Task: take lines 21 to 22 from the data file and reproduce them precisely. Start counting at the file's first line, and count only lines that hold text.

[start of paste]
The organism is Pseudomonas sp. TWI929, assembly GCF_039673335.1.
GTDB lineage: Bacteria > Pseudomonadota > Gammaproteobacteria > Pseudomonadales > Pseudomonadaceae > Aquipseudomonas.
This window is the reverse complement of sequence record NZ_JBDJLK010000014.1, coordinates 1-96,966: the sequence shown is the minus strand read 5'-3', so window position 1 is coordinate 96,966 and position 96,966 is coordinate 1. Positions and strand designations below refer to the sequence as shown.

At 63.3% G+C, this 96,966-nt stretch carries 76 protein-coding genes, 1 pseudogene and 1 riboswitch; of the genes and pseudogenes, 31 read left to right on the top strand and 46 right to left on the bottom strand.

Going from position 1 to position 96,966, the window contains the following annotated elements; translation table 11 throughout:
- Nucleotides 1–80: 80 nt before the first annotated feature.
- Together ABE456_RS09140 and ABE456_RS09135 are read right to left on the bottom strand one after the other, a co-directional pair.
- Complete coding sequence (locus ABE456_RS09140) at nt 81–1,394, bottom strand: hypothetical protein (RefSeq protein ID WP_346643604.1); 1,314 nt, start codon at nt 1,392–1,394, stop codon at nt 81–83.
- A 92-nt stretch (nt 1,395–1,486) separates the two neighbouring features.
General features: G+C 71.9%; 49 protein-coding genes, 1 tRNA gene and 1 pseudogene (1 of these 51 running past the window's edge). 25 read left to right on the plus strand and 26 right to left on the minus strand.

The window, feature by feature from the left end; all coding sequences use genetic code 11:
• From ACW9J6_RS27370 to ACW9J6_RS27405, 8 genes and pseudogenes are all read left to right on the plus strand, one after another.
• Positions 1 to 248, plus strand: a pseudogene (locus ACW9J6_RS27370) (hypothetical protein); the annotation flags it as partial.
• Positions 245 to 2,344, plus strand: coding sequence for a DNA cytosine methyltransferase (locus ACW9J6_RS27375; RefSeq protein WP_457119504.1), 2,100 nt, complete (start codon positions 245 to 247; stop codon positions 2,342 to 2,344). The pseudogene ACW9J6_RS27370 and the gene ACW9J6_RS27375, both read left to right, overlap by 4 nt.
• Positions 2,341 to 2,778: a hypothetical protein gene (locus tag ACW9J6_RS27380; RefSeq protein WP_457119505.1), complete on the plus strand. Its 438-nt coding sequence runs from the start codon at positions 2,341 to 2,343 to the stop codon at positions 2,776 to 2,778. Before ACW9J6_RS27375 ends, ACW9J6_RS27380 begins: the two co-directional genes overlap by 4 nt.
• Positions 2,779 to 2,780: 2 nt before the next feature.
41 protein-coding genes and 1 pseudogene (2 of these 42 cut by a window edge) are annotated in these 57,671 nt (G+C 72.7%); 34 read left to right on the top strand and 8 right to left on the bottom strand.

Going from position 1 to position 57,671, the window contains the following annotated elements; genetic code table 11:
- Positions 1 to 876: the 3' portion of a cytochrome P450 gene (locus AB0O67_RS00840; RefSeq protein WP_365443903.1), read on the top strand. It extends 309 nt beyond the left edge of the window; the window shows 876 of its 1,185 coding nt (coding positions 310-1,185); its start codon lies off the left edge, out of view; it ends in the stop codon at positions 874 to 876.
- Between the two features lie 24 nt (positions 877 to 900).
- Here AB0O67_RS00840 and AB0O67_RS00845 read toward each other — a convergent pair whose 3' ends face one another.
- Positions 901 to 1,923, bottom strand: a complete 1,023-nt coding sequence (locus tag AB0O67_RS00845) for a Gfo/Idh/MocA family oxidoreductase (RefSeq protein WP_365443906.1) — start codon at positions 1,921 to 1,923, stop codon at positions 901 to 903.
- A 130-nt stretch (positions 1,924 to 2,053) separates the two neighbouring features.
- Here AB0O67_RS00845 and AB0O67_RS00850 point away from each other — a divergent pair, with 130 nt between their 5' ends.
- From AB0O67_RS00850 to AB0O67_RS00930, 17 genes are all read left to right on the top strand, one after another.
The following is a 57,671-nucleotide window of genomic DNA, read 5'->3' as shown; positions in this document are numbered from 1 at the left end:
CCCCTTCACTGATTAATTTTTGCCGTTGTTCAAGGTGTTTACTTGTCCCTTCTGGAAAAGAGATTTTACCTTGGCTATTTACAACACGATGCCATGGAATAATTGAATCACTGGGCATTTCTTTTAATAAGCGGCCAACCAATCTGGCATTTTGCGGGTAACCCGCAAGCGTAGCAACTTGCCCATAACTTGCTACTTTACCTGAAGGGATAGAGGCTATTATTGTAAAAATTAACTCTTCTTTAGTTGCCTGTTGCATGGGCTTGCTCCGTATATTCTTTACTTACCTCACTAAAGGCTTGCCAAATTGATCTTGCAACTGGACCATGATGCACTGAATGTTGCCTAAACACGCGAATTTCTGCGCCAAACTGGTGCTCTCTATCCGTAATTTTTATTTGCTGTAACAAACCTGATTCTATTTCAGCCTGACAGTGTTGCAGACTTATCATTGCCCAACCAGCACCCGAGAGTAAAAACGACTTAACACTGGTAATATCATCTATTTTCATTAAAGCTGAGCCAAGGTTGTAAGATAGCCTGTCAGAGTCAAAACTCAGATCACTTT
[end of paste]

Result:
- Here AB0O67_RS00840 and AB0O67_RS00845 read toward each other — a convergent pair whose 3' ends face one another.
- Positions 901 to 1,923, bottom strand: a complete 1,023-nt coding sequence (locus tag AB0O67_RS00845) for a Gfo/Idh/MocA family oxidoreductase (RefSeq protein WP_365443906.1) — start codon at positions 1,921 to 1,923, stop codon at positions 901 to 903.